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Folkart, L. (1964). The Role of A Child Psychotherapist in an In-Patient Setting. J. Child Psychother., 1(2):44-54.

(1964). Journal of Child Psychotherapy, 1(2):44-54

The Role of A Child Psychotherapist in an In-Patient Setting

Lydia Folkart

Introduction

One of the questions put to me at the selection interview was: “What would you see yourself doing here if you were offered the post?” I replied “Psychotherapy with the children”. In what follows I shall describe how I have tried to fulfil this aim. As the title of the paper suggests, I am concerned with describing the role of the child psychotherapist, but it should be pointed out that this is only one aspect of a larger programme: that of setting up a children's unit in a psychiatric hospital for adults. At times these two tasks have coincided and overlapped. It goes without saying that the planning and thinking was done in consultation with the head of the department.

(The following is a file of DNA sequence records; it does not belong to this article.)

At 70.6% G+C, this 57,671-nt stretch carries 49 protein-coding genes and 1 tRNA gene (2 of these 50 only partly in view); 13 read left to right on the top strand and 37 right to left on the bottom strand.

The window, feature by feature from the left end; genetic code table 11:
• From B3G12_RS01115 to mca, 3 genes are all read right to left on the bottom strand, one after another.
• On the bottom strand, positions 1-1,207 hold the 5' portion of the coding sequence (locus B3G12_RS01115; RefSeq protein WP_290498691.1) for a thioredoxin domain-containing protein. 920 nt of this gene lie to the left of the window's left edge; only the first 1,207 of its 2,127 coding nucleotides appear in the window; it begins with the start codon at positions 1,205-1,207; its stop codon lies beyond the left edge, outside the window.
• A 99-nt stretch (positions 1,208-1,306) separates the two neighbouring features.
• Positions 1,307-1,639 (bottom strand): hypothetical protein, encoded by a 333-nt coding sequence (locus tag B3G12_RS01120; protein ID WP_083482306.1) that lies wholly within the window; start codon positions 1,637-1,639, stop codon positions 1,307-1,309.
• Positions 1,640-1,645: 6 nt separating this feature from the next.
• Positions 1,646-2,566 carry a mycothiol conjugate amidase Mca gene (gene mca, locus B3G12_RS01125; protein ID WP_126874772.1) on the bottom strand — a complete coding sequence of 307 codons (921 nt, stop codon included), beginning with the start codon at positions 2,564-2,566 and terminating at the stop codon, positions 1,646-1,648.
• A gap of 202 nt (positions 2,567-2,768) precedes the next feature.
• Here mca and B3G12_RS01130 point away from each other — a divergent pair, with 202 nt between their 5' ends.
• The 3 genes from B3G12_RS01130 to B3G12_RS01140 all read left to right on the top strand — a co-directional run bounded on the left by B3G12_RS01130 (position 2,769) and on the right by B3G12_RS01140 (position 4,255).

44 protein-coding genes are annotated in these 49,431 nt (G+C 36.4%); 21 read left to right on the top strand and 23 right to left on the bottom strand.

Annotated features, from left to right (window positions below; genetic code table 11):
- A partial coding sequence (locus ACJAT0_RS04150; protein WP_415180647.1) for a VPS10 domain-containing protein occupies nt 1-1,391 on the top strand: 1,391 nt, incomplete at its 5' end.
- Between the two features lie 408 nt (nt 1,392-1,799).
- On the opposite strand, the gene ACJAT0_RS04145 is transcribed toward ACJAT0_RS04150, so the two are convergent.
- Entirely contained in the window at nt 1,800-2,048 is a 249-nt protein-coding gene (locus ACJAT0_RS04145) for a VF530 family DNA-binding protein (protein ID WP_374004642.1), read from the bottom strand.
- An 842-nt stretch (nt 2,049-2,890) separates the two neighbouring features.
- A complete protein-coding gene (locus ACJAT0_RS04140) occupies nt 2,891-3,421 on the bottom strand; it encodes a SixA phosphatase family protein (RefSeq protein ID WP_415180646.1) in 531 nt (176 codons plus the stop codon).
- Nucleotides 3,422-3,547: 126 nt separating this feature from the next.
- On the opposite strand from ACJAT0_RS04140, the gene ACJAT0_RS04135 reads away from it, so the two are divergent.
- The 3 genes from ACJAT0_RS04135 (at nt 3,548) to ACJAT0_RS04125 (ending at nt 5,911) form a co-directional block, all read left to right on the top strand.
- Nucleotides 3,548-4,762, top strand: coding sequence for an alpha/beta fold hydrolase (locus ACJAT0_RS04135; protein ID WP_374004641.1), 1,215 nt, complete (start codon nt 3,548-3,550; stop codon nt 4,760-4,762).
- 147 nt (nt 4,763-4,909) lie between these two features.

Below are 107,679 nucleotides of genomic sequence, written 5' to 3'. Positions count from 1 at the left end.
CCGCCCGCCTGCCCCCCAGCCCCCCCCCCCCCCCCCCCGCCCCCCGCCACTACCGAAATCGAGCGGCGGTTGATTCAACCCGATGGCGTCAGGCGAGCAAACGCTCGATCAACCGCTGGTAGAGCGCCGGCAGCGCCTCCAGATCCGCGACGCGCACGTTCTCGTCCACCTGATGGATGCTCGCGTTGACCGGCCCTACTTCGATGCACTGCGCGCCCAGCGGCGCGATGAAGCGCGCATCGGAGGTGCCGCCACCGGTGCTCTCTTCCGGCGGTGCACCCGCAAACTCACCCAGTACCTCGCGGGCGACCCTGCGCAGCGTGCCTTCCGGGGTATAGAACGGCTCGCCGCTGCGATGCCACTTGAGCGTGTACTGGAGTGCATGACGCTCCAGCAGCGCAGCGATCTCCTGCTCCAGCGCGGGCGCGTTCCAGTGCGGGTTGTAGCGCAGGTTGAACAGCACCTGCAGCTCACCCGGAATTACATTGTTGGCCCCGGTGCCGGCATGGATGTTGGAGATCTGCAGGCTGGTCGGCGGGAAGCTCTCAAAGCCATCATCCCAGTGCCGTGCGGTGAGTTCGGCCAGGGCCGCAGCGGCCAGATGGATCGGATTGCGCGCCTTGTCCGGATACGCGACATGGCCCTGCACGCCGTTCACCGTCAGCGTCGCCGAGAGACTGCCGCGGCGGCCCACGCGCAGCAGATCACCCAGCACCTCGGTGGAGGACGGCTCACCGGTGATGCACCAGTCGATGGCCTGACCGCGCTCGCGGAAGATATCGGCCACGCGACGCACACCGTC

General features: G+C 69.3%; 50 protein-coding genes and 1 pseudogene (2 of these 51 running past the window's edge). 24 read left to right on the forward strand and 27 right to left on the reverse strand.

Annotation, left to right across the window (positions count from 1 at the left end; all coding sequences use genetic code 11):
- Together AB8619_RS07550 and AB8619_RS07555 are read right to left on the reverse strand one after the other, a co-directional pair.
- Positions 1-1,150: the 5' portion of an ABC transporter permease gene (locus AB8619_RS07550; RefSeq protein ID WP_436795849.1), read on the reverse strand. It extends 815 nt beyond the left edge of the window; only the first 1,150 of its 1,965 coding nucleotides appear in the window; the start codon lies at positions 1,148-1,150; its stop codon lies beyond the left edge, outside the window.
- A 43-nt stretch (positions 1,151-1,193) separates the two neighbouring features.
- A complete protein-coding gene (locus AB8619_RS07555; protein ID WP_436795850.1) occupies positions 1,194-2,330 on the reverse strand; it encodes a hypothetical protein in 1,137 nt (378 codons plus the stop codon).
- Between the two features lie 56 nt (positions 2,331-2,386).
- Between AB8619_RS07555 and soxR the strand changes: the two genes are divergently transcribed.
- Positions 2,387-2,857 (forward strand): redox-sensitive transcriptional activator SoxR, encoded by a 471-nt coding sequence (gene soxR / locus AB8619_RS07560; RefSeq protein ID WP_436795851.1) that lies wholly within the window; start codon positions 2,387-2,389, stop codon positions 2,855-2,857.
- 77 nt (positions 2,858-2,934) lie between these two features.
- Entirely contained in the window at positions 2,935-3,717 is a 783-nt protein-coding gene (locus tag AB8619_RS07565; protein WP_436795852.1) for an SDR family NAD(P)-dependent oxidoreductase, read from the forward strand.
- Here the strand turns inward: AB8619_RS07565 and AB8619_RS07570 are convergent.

The Cassel is a psychiatric hospital for adults. It offers its patients analytically orientated individual or group psychotherapy, in the setting of a therapeutic community. Among its patients are women with families who, when they are admitted, bring their children to live with them. This practice originated in 1948, through a mother who, when she was offered admission, asked for permission to bring her small son with her, since she had no one in whose care she could leave him. What was then an unusual event has become a general rule of the hospital (Main, 1958). Now, when a mother seeks admission she is expected to bring her child or children with her.

It is a point of general policy that the patients should retain as many responsibilities and ties with their outside life as is compatible with their illness.

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